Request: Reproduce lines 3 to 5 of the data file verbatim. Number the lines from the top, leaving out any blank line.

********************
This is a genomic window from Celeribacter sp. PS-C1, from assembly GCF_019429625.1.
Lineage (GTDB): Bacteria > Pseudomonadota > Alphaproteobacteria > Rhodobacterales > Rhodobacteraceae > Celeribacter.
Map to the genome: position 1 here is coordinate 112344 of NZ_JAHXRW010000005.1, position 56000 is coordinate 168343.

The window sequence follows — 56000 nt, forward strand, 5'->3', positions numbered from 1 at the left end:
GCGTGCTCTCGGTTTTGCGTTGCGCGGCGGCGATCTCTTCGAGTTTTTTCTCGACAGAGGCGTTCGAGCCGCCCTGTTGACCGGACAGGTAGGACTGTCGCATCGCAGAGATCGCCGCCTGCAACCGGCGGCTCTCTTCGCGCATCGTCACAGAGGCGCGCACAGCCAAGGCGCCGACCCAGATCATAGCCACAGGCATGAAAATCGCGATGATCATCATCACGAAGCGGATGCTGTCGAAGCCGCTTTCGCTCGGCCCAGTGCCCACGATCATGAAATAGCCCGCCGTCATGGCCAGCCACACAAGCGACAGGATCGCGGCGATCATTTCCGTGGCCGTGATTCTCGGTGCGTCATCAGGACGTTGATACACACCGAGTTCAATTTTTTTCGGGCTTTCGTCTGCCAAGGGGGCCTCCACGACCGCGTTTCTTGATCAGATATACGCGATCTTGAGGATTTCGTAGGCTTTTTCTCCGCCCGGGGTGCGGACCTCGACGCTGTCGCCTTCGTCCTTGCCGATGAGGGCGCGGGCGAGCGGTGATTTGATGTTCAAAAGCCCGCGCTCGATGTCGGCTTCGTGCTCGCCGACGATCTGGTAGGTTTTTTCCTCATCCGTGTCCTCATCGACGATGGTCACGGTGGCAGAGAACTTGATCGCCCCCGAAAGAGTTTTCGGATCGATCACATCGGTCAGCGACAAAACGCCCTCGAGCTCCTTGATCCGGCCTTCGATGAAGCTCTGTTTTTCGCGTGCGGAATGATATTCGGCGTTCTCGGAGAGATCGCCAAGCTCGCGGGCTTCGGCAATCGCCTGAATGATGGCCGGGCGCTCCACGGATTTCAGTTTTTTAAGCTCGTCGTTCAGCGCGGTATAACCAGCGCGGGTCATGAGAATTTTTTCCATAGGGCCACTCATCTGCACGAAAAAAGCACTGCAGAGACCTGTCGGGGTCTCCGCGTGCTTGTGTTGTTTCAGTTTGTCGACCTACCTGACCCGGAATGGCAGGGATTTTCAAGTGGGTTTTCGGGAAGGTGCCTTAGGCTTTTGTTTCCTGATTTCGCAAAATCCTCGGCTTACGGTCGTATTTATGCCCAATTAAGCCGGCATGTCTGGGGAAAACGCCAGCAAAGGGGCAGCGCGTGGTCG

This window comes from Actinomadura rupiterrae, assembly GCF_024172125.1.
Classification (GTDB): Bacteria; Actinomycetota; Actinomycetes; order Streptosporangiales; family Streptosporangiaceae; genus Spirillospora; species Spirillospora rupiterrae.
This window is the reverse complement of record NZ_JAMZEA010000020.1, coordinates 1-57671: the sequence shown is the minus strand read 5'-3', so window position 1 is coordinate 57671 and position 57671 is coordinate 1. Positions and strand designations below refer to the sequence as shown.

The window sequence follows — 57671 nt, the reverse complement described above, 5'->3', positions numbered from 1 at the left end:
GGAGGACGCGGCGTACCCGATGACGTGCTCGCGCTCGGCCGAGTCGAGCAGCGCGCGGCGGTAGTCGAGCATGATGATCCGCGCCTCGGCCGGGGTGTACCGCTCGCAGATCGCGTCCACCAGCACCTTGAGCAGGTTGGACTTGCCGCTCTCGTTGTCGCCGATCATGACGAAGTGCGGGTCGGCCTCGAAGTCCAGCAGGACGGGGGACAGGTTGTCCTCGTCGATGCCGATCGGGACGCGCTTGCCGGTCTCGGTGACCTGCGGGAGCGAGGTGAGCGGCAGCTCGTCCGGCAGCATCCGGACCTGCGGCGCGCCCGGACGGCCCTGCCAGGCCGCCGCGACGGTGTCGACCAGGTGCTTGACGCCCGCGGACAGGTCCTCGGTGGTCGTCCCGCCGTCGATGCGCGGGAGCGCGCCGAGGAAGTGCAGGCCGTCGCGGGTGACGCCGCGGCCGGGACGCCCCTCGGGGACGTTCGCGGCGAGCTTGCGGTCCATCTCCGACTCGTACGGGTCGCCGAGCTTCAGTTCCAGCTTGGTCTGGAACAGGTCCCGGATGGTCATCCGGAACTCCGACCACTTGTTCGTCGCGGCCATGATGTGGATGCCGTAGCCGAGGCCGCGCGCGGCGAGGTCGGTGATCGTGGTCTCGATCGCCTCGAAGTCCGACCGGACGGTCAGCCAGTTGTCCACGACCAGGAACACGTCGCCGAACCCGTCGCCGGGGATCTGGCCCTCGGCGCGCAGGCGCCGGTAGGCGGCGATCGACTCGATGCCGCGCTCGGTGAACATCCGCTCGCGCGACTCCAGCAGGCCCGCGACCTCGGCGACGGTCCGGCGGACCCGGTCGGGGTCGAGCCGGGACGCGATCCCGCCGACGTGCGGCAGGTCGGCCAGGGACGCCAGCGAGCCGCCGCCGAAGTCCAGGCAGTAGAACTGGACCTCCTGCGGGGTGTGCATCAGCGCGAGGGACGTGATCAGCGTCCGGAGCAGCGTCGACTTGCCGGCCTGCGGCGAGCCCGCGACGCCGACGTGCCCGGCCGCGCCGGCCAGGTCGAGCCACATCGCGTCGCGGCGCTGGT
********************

Map to the genome: position 1 here is coordinate 112344 of NZ_JAHXRW010000005.1, position 56000 is coordinate 168343.

The window sequence follows — 56000 nt, forward strand, 5'->3', positions numbered from 1 at the left end:
GCGTGCTCTCGGTTTTGCGTTGCGCGGCGGCGATCTCTTCGAGTTTTTTCTCGACAGAGGCGTTCGAGCCGCCCTGTTGACCGGACAGGTAGGACTGTCGCATCGCAGAGATCGCCGCCTGCAACCGGCGGCTCTCTTCGCGCATCGTCACAGAGGCGCGCACAGCCAAGGCGCCGACCCAGATCATAGCCACAGGCATGAAAATCGCGATGATCATCATCACGAAGCGGATGCTGTCGAAGCCGCTTTCGCTCGGCCCAGTGCCCACGATCATGAAATAGCCCGCCGTCATGGCCAGCCACACAAGCGACAGGATCGCGGCGATCATTTCCGTGGCCGTGATTCTCGGTGCGTCATCAGGACGTTGATACACACCGAGTTCAATTTTTTTCGGGCTTTCGTCTGCCAAGGGGGCCTCCACGACCGCGTTTCTTGATCAGATATACGCGATCTTGAGGATTTCGTAGGCTTTTTCTCCGCCCGGGGTGCGGACCTCGACGCTGTCGCCTTCGTCCTTGCCGATGAGGGCGCGGGCGAGCGGTGATTTGATGTTCAAAAGCCCGCGCTCGATGTCGGCTTCGTGCTCGCCGACGATCTGGTAGGTTTTTTCCTCATCCGTGTCCTCATCGACGATGGTCACGGTGGCAGAGAACTTGATCGCCCCCGAAAGAGTTTTCGGATCGATCACATCGGTCAGCGACAAAACGCCCTCGAGCTCCTTGATCCGGCCTTCGATGAAGCTCTGTTTTTCGCGTGCGGAATGATATTCGGCGTTCTCGGAGAGATCGCCAAGCTCGCGGGCTTCGGCAATCGCCTGAATGATGGCCGGGCGCTCCACGGATTTCAGTTTTTTAAGCTCGTCGTTCAGCGCGGTATAACCAGCGCGGGTCATGAGAATTTTTTCCATAGGGCCACTCATCTGCACGAAAAAAGCACTGCAGAGACCTGTCGGGGTCTCCGCGTGCTTGTGTTGTTTCAGTTTGTCGACCTACCTGACCCGGAATGGCAGGGATTTTCAAGTGGGTTTTCGGGAAGGTGCCTTAGGCTTTTGTTTCCTGATTTCGCAAAATCCTCGGCTTACGGTCGTATTTATGCCCAATTAAGCCGGCATGTCTGGGGAAAACGCCAGCAAAGGGGCAGCGCGTGGTCG